No one knows how he received strength from the Lord, but we do know that the Lord strengthened him, probably through this difficult time when everyone deserted him, Acts 23:11 / Philippians 4:13. We also know that this strength from the Lord helped him preach the Gospel to the Gentiles, Acts 9:15-16 / Romans 1:10 / Philippians 1:12.

Paul says he was ‘delivered from the lion’s mouth’, this obviously isn’t a literal lion, Psalm 22:13 / Psalm 22:21 / Jeremiah 2:30, but he uses these words to describe being delivered from death, 1 Samuel 17:37 / Psalm 22:21.

This is probably a reference to him being delivered from Nero, that is, the ‘lion’, 1 Corinthians 15:32, although some people believe he’s referring to being delivered from a literal lion, which was used in the Roman amphitheatres.

Paul had absolute confidence in the Lord to deliver him from any situation, even if that meant those who can kill the body but not the soul, Psalm 121:7 / Matthew 10:28 / Philippians 1:21-24 / 2 Timothy 4:6 / 2 Peter 2:9. He also had absolute confidence that the Lord God would bring him safely into his heavenly kingdom, 2 Timothy 4:8.

Because the Lord holds such power to deliver him and bring him safely to his heavenly kingdom, Paul gives the Lord all the glory, Romans 11:36 / Galatians 1:4 / Hebrews 13:21 / 2 Peter 3:18.

Final Greetings

‘Greet Priscilla and Aquila and the household of Onesiphorus. Erastus stayed in Corinth, and I left Trophimus sick in Miletus.’ 2 Timothy 4:19-20

Priscilla and Aquila worked very closely with Paul on many of his missionary journeys, they were instrumental in helping Paul not only establish a new church but also edifying them, Acts 18:2 / Acts 18:18-20 / Romans 16:3-5 / 1 Corinthians 16:19. Paul greets them because they were dedicated to the preaching of the Gospel with others, Acts 8:4.

We don’t know much about Onesiphorus but Paul describes him in three wonderful ways back in 2 Timothy 1:16.

1. He often refreshed Paul.

This tells us that Onesiphorus was a continual blessing to Paul and his work, Philemon 20, he looked after Paul’s needs as was imprisoned and as Paul continued to preach the Gospel to the lost. The name Onesiphorus means ‘helpbringer’, and that’s exactly what he was doing with Paul.

2. He wasn’t ashamed of Paul’s chains.

This tells us that Onesiphorus wasn’t ashamed to have a friend and brother in Christ in prison and to be associated with Paul, Acts 28:20 / Philippians 1:15-18 / Colossians 4:3 / Colossians 4:18 / Philemon 1:10 / Philemon 1:13-14 / Philemon 1:16.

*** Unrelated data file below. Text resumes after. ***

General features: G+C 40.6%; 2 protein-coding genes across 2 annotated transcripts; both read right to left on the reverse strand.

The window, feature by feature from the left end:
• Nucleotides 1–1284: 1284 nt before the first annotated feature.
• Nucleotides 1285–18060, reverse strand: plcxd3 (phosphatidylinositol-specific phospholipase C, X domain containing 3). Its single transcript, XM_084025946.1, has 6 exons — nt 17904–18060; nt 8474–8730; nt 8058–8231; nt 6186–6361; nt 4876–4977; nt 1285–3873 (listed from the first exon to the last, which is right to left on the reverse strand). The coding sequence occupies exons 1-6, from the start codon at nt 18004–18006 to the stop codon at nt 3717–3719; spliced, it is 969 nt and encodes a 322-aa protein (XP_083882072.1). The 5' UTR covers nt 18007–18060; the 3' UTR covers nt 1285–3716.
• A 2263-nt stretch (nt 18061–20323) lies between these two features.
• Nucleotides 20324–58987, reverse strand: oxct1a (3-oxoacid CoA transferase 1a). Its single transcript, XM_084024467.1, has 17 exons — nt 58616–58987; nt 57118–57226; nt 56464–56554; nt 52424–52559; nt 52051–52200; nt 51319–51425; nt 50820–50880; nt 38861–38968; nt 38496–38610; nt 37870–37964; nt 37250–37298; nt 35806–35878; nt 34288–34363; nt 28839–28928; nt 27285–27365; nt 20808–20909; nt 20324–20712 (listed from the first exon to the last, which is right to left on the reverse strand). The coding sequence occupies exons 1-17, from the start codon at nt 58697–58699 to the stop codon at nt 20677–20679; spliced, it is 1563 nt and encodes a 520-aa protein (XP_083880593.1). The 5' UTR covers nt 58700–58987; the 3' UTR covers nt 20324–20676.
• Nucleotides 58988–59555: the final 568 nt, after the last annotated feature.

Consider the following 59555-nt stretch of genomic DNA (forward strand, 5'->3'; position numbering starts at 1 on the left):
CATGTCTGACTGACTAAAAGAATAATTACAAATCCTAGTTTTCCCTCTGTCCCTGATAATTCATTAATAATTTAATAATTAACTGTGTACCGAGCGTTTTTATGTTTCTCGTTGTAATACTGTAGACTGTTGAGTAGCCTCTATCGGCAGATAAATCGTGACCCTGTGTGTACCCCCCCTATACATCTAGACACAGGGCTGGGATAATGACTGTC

3. He searched for Paul until he found him.

Rome was a huge city and filled with many prisons and it appears that Onesiphorus went from one prison to another to find Paul, Matthew 25:36.

Paul prays that Onesiphorus will find mercy on the day of judgment, Matthew 6:4 / Mark 9:41 / Matthew 25:31-40 / 2 Timothy 1:12.

Erastus was a co-worker of Paul and the city of Corinth’s director of public works, Romans 16:23. When Paul preached and ministered in Ephesus for over two years, every Jew and Greek who lived in the province of Asia had a chance to hear the Word, Acts 19:10.

Eventually, Paul decided to go to Jerusalem and on his way, he passed through Macedonia, where he saw ministry opportunities. So he sent Erastus, along with Timothy, to Macedonia while he moved on, Acts 19:22.

Because Paul mentions him here, it appears that Erastus travelled and ministered with Paul at some point before returning to his public works office in Corinth.

Trophimus accompanied Paul during a part of his third missionary journey, Acts 20:4 / Acts 21:29. He was with Paul in Jerusalem, and the Jews, supposing that the apostle had brought him with him into the temple, raised a tumult that resulted in Paul’s imprisonment.

Notice that Paul left ‘Trophimus sick in Miletus’, it’s worth noting that the miraculous gift of healing was already beginning to cease at this time, otherwise, Paul would have simply healed him, Acts 19:11-12 / Philippians 2:25-28 / 2 Timothy 4:20.

We must remember that miracles were performed by the apostles to confirm the message they preached, Mark 16:17-20 / Hebrews 2:3-4. These miracles were never meant to be ongoing but would cease when the New Testament Scriptures had been completed, 1 Corinthians 13:8-10.

‘Do your best to get here before winter. Eubulus greets you, and so do Pudens, Linus, Claudia and all the brothers and sisters. The Lord be with your spirit. Grace be with you all.’ 2 Timothy 4:21-22

Paul ends his letter by reminding Timothy to do his best, 2 Timothy 4:9, to come to Paul before winter arrives. Paul didn’t have long left to live in his physical body and he desperately wanted the companionship of his friend Timothy.

No one knows who ‘Eubulus, Pudens, Linus and Claudia’ are, but they along with ‘all the other brothers and sisters’, weren’t ashamed to be associated but were willing to be identified with Paul as a preacher of the Gospel of Christ, Philippians 1:12-18.

Paul’s final words to Timothy are heartfelt, ‘the Lord be with your spirit. Grace be with you all’, Galatians 6:18 / Romans 15:20.

Paul, more than most, understood the need for the grace of God in people’s lives because he received it himself. Paul had fulfilled his ministry and was ready to receive his reward, and he wanted Timothy to do the same.